That said I was complimented for the "great sound" on our very first gig at a musicians only jam nite.

 

My selection varies - mainly 5 for 6 string and 4 for 12 string, but I do use 3 when it is right for the song - for example we play Aqualung and with a 3rd fret capo it does the acoustic guitar perfectly


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#24 snhirsch

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Posted 23 July 2013 - 09:01 AM

That's interesting because I always put the EQ first followed by the compressor which tends to be the valve comp. My thought was that compressing before eq would mean that the unwanted frequencies would dominate the comp input, but having heard the sound you are getting I might try reversing them - the eq was only the low end cut  to reduce the boominess when strumming so a little mid boost might work nicely.

 

I think your first idea was the most technically sound approach.  If you have excessive boominess on the bottom end, that's just going to make the compressor pump more if it's first in the chain.  I've always regarded "EQ and filtering before compression" as the Golden Rule.  Not to say that good sounds can't be made by doing otherwise, just that there are technical reasons suggesting against them.


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#25 wolbai

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Posted 23 July 2013 - 09:02 AM

Hi Rewolf48,

 

(5) for 6-string and (4) for 12-string is exactly what I mostly prefer at the moment too.

 

Regarding compressors:

------------------------------

Place Compressors pretty early in a signal chain - for Acoustic and e-guitar sounds. Honestly speaking I am not sure whether this is "right". But at least to my ears it sounds "right" :D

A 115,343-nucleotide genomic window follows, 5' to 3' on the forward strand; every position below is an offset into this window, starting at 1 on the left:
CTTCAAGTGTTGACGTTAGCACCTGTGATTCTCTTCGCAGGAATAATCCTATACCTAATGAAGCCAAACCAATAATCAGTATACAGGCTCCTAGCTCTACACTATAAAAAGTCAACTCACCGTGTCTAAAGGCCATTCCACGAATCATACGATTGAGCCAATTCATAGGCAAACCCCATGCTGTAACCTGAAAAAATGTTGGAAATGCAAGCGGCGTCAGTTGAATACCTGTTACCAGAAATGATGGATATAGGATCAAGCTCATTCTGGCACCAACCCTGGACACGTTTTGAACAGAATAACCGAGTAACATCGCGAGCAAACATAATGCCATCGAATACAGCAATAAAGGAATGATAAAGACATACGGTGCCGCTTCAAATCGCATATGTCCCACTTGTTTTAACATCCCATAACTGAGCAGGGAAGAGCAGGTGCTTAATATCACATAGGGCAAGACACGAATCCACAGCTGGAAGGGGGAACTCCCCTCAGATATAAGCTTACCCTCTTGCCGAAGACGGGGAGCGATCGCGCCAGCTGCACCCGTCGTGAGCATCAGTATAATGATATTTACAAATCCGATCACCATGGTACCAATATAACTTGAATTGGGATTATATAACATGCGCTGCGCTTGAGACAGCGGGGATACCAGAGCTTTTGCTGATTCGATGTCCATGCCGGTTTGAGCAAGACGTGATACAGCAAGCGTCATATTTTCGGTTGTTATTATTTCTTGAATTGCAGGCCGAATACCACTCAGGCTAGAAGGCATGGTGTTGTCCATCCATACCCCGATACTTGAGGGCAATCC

Would be great, if other users chime what compressors they use for Acoustics, what parameters they are setting and how they place a compressor in their signal chain.


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____________________________________________________________________________________________________________________________________________________

THE RETROMANIAC

Gear: JTV 59, JTV 69, JTV 89F, Godin Progression, Godin Seagull, Gibson Les Paul Deluxe, POD/HD500, DT50/212, DT50/Head, Marshall JVMC212, RIVERA Rockcrusher, Radial JDX Reactor
website: http://www.soundclick.com/wolbai  Band: http://www.jump-backtorock.de/


#26 guilhordas

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Posted 23 July 2013 - 12:34 PM

Tube comp after mixer
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#27 Melissiah

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Posted 23 July 2013 - 12:38 PM

Hi Rewolf48,

 

(5) for 6-string and (4) for 12-string is exactly what I mostly prefer at the moment too.

 

Regarding compressors:

------------------------------

Place Compressors pretty early in a signal chain - for Acoustic and e-guitar sounds. Honestly speaking I am not sure whether this is "right". But at least to my ears it sounds "right" :D

 

Would be great, if other users chime what compressors they use for Acoustics, what parameters they are setting and how they place a compressor in their signal chain.

Well that's the point of this thread. :) or at least what I hope when I started it. Share what is working for you. :)


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#28 guilhordas

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Posted 23 July 2013 - 12:41 PM

I really don t like of martin 1 and 3, I never use
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#29 Rewolf48

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Posted 24 July 2013 - 04:02 AM

Haven't had a chance to practice since yesterday, but will get some time in before rehearsal tomorrow (unfortunately the songs we are concentrating on require me to play keyboards).  Will have a play with the eq and compression if I have time.